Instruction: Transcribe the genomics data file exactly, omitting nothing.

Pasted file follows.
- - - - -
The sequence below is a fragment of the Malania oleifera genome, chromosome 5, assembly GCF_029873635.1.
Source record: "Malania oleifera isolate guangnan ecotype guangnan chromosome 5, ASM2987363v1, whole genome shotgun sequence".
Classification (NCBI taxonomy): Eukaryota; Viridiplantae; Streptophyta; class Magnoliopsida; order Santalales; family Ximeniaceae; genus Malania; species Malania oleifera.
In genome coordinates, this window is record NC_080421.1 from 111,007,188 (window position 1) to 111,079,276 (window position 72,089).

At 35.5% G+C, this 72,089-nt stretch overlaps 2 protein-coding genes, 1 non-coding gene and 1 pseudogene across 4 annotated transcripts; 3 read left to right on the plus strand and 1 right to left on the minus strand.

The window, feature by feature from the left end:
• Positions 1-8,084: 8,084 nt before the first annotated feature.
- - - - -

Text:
The sequence below is a fragment of the Malania oleifera genome, chromosome 5, assembly GCF_029873635.1.
Source record: "Malania oleifera isolate guangnan ecotype guangnan chromosome 5, ASM2987363v1, whole genome shotgun sequence".
Classification (NCBI taxonomy): Eukaryota; Viridiplantae; Streptophyta; class Magnoliopsida; order Santalales; family Ximeniaceae; genus Malania; species Malania oleifera.
In genome coordinates, this window is record NC_080421.1 from 111,007,188 (window position 1) to 111,079,276 (window position 72,089).

At 35.5% G+C, this 72,089-nt stretch overlaps 2 protein-coding genes, 1 non-coding gene and 1 pseudogene across 4 annotated transcripts; 3 read left to right on the plus strand and 1 right to left on the minus strand.

The window, feature by feature from the left end:
• Positions 1-8,084: 8,084 nt before the first annotated feature.